The process by which hospitals decide whether to purchase a particular manufacturer's PICC is "complex," "not monolithic" and "varies by hospital." (Dkt. No. 133-2, ¶¶ 15-17; Dkt. No. 144-1, ¶¶ 15-17). Depending on the hospital, various constituencies may be involved in the purchasing decision, including doctors, nurses and representatives from the supply chain, risk management and infection control departments. (Dkt. No. 133-2, ¶ 15). In some cases, hospitals have "value analysis committees," or "VACs," which play a role in the procurement process and consist of representatives from various hospital departments. (Id. ). Some hospitals are part of Group Purchasing Organizations ("GPOs") or Integrated Delivery Networks ("IDNs"), which negotiate pricing for their member hospitals and have played an increasingly larger role in influencing the purchasing decisions of their member hospitals. (Dkt. No. 133-2, ¶ 16).

Hospitals consider a variety of factors when deciding whether to purchase PICCs, or particular types of PICCs, from a given supplier, including, among other things, price, quality of the PICCs, clinical outcomes, safety, PICC functionality and features (including whether they are preloaded with a TLS stylet or not, whether they are valved or not, and whether they have a flare-tip or small diameter, among other factors), the components of the kit in which the PICCs come (or the potential kit options), the breadth of a manufacturer's product portfolio, the benefits of dealing with a single vendor for multiple products, the manufacturer's clinical team and training and customer support, and the requirements of GPO and IDN contracts. (Dkt. No. 133-2, ¶ 17). Different hospitals may weigh and prioritize these factors differently, depending on their particular needs and concerns. (Dkt. No. 144-1, ¶¶ 15-17).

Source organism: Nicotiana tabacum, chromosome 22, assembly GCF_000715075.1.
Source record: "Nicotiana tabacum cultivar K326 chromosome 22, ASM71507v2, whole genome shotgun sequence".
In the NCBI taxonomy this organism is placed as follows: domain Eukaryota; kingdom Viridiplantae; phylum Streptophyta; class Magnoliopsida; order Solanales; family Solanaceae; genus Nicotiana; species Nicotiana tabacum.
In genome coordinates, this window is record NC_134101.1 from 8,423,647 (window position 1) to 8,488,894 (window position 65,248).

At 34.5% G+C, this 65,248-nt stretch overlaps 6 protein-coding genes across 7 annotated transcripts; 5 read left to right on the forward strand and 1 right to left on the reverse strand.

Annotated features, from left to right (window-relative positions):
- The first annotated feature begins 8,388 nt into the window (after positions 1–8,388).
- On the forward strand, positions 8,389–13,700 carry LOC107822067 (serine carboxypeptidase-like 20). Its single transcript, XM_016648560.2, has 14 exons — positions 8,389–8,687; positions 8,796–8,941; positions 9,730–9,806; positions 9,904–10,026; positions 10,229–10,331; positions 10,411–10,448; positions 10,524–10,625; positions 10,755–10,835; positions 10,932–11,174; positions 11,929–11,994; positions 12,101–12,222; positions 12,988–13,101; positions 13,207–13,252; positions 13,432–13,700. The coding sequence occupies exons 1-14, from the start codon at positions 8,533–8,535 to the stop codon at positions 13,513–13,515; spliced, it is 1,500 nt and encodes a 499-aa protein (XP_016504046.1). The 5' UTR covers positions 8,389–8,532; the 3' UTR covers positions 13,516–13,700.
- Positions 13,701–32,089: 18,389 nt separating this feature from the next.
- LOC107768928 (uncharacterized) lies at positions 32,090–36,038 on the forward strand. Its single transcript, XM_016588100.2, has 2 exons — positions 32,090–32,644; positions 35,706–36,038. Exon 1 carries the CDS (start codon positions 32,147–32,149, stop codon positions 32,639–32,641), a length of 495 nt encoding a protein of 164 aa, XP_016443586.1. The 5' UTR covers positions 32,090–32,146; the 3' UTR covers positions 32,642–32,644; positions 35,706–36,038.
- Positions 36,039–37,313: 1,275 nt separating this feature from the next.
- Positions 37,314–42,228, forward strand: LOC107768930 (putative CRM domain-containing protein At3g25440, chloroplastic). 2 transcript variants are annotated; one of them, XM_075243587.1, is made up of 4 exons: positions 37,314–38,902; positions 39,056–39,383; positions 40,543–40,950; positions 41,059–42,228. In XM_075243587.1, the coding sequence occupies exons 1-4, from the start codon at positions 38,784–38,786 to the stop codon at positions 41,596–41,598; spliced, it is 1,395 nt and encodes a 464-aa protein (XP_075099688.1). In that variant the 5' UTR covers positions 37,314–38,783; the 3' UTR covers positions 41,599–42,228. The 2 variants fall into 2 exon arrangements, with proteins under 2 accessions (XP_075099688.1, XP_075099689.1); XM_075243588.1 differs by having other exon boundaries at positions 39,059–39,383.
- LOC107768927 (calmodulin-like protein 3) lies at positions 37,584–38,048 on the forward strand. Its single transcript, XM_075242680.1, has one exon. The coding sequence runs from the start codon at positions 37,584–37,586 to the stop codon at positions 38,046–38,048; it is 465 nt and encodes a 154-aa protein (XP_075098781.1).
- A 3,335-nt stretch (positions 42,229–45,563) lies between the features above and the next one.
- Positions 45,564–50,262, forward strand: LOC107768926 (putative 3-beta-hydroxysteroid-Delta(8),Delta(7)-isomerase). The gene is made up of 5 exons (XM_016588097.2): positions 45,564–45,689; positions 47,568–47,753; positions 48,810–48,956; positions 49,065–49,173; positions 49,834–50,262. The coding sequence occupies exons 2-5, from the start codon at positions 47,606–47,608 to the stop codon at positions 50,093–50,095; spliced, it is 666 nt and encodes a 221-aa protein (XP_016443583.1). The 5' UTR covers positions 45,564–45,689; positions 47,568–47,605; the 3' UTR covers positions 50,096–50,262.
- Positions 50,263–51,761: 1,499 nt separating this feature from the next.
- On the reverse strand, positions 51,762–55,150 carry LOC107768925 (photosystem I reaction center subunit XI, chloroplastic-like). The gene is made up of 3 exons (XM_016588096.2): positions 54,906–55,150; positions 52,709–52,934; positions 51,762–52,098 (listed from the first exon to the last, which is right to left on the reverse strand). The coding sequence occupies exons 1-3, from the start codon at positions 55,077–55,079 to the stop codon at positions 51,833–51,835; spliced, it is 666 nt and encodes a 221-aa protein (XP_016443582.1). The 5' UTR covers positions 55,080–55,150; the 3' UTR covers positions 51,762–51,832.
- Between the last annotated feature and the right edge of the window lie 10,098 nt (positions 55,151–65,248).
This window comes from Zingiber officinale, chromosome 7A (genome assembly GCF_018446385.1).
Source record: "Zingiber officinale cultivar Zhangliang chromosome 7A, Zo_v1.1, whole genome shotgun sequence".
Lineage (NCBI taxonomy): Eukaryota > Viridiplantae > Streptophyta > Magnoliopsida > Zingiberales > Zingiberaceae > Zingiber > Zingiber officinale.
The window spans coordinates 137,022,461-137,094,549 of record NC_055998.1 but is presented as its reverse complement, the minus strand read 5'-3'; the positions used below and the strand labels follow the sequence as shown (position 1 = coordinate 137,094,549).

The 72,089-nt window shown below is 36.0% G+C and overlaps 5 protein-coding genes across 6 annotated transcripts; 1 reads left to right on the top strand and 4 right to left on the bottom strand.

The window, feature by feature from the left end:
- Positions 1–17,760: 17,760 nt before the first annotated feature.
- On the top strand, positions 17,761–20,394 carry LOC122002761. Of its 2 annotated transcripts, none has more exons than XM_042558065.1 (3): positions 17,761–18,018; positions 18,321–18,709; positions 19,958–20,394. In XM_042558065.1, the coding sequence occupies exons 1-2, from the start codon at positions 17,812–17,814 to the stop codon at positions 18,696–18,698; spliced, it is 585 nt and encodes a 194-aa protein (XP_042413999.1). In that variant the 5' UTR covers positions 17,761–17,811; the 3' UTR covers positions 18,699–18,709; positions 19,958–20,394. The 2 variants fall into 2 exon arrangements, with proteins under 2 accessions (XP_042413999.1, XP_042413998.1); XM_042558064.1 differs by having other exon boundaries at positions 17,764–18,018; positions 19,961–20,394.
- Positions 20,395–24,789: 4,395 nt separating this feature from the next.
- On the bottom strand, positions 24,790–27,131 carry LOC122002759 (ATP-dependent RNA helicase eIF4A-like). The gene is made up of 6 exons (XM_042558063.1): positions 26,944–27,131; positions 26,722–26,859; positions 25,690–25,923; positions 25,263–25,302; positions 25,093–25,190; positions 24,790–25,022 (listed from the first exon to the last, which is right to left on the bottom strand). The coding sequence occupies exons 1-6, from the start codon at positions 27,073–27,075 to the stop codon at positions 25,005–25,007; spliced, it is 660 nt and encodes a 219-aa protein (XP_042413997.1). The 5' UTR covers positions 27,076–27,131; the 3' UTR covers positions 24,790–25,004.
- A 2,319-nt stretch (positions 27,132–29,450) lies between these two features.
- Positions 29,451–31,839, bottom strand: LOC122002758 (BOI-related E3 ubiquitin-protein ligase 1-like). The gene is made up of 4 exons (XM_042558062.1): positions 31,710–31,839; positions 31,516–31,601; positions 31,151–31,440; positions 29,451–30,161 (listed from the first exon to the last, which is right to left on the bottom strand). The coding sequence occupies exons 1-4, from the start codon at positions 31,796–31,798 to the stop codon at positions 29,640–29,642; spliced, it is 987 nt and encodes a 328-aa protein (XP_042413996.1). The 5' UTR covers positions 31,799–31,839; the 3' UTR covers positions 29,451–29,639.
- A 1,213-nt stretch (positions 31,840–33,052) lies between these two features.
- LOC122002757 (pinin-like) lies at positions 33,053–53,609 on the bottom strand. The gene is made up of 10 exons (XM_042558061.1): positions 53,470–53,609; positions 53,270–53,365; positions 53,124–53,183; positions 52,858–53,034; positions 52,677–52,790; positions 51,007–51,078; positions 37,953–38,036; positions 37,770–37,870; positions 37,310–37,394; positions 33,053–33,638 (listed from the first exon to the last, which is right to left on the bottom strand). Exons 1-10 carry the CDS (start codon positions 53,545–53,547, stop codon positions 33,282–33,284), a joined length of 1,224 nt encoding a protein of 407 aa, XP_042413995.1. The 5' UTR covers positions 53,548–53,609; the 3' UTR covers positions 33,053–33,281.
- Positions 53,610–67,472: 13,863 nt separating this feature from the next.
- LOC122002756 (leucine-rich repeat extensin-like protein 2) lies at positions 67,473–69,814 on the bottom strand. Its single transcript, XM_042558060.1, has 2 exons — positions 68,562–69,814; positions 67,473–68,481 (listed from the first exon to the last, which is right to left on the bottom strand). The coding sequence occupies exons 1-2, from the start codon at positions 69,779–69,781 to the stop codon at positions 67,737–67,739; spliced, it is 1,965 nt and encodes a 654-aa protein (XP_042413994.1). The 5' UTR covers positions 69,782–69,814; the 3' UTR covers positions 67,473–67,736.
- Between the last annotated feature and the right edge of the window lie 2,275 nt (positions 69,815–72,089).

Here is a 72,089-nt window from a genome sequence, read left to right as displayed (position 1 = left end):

B. Relevant Competitors and their Key Products

Several companies compete in the sale of PICCs. The three largest competitors, in terms of market share, are Bard,...

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1 practice notes
  • Allscripts Healthcare, LLC v. Andor Health, LLC, Civil Action 21-704-MAK
    • United States
    • United States District Courts. 3th Circuit. United States District Court (Delaware)
    • July 29, 2022
    ...MOSAID Techs. Inc. v. LSI Corp., 2014 WL 807877, at *3 (D. Del. Feb. 28, 2014); see also, e.g., AngioDynamics, Inc. v. C.R. Bard, Inc., 537 F.Supp.3d 273, 339 (N.D.N.Y. 2021) (excluding expert opinion by following ZF Meritor where expert possessed “ignorance as to the most basic facts under......
1 cases
  • Allscripts Healthcare, LLC v. Andor Health, LLC, Civil Action 21-704-MAK
    • United States
    • United States District Courts. 3th Circuit. United States District Court (Delaware)
    • July 29, 2022
    ...MOSAID Techs. Inc. v. LSI Corp., 2014 WL 807877, at *3 (D. Del. Feb. 28, 2014); see also, e.g., AngioDynamics, Inc. v. C.R. Bard, Inc., 537 F.Supp.3d 273, 339 (N.D.N.Y. 2021) (excluding expert opinion by following ZF Meritor where expert possessed “ignorance as to the most basic facts under......